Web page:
How to Transfer Knowledge*
Organizations restructure operations, streamline processes, and reduce workforces every year. Employees get sick or leave. Have you ever had to handle this type of transition for your company?
Let’s meet Anisha.
Anisha is the director of talent development for a regional conglomerate of healthcare providers. One of the locations that delivers specialized care is not meeting revenue goals, so corporate decided to reorganize that location and reduce headcount by nine employees during the next three months. Anisha knows who they are; she is working closely with the finance and legal divisions to prepare the employees’ exit packages under strict confidentiality.
These nine employees are the keepers of critical knowledge for the location. The business needs their knowledge, yet it does not have a formal knowledge transfer process.
Anisha has three options:
Which option would you choose?
Businesses need to have formal knowledge transfer and cross-training programs in place before transitions arise. These programs must consider situations such as the following:
Jake, an hourly employee who is the only one who knows the password to release federal funds that support several child care centers. He receives phone calls to access the system and enter the password when he is on leave. If he does not answer, the funds are not released.
Millicent, an hourly employee who knows how to prepare the three most critical financial reports for the end-of-year closing. She is getting tired of not being able to visit her family during the holidays, and she is considering leaving the workforce.
Andrew, a car dealership employee who is the only one who knows the combination that opens the key vault. Without him, the dealership cannot open for business.
Naomi who handles accounts receivable and Herbert who handles accounts payable. They have accounting backgrounds but cannot perform each other’s roles because of the specialized nature of these functions and the intricacies of the company’s operations.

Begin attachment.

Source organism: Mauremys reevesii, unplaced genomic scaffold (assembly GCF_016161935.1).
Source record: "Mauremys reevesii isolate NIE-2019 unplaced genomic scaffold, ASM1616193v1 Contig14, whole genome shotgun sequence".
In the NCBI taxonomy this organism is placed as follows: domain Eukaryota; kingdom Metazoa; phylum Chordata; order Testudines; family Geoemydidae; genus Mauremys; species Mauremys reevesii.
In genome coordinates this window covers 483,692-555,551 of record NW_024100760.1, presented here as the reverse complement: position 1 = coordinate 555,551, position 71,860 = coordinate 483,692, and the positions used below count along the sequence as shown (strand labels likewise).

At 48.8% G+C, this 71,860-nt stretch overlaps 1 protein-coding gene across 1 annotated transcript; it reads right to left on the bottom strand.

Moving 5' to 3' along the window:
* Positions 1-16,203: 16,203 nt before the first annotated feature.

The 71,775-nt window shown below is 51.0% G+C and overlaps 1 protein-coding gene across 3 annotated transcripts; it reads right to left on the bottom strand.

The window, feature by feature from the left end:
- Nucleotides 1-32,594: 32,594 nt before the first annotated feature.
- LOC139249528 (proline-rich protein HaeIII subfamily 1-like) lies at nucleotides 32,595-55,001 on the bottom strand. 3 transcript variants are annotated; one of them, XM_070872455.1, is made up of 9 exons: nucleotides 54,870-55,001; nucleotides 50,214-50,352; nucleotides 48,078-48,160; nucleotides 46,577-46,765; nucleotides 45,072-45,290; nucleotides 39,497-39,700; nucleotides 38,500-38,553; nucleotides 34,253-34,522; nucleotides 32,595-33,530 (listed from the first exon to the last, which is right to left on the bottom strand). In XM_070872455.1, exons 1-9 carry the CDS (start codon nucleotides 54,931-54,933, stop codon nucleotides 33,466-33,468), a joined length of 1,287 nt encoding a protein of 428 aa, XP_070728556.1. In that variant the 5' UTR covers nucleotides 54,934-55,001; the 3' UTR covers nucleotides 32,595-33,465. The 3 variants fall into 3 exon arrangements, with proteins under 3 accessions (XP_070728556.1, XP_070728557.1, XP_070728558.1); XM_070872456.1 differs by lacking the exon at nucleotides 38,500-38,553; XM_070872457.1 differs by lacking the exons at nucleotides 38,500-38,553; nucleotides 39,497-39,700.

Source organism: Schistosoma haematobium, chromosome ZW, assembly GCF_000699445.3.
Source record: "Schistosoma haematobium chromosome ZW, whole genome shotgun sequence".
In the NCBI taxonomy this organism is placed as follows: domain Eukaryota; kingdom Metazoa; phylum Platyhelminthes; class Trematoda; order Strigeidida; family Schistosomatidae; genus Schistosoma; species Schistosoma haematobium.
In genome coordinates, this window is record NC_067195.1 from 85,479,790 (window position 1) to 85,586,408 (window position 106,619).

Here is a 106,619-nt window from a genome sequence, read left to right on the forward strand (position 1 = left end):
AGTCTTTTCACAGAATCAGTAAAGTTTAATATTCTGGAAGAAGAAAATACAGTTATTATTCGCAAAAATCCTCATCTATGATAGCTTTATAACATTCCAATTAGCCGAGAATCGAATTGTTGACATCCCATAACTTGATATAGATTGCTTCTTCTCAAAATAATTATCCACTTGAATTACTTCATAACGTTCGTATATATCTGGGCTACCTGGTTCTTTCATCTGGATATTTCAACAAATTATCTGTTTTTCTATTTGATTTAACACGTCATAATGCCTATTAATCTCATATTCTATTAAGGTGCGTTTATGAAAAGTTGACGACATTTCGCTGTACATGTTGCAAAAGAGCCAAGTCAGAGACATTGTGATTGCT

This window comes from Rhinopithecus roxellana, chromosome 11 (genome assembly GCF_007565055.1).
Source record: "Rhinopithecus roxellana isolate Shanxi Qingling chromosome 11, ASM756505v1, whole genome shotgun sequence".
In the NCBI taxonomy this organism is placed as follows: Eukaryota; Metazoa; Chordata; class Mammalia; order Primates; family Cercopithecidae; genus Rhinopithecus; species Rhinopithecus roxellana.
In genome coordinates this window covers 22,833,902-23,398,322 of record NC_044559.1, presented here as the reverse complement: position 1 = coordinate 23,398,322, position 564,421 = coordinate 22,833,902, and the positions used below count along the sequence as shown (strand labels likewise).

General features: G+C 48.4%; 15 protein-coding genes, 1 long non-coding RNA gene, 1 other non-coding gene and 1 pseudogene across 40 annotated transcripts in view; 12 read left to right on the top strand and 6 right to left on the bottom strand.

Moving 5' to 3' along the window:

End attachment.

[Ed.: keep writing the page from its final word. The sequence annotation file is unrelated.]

Regina, the only project manager for the most important project of the company. Regina is not happy with the long hours and pressure. Her salary and benefits are good; nevertheless, she has been commenting about having personal issues at home.
Are you ready to let these employees go? Are you ready for their transition out of your company?
Cross-training and knowledge transfer efforts to prepare backups for employees like Jake, Millicent, Andrew, Naomi, Herbert, and Regina have to be fully documented and available for deployment on a short notice to meet business needs.
Learning and development has to be proactive and work in partnership with other departments so the company is ready for employee transitions.
The beginning of a new year is a good time to start taking the right steps to prepare for the unexpected.
These questions will help get you started.
Step 1: Get a snapshot of your company’s current state.
Step 2: Benchmark your current practices against those of other similar companies.
Step 3: Define what knowledge and skills your company will need in the future.
Step 4: Examine the difference between your company’s current and future states.
Step 5: Design your knowledge transfer and cross-training efforts.
Based on the answers to all of the above questions, you will be ready to establish priorities and design a knowledge transfer and cross-training approach to meet your company’s needs. We recommend that your company:
*originally publish on ATD LINKS, January 2018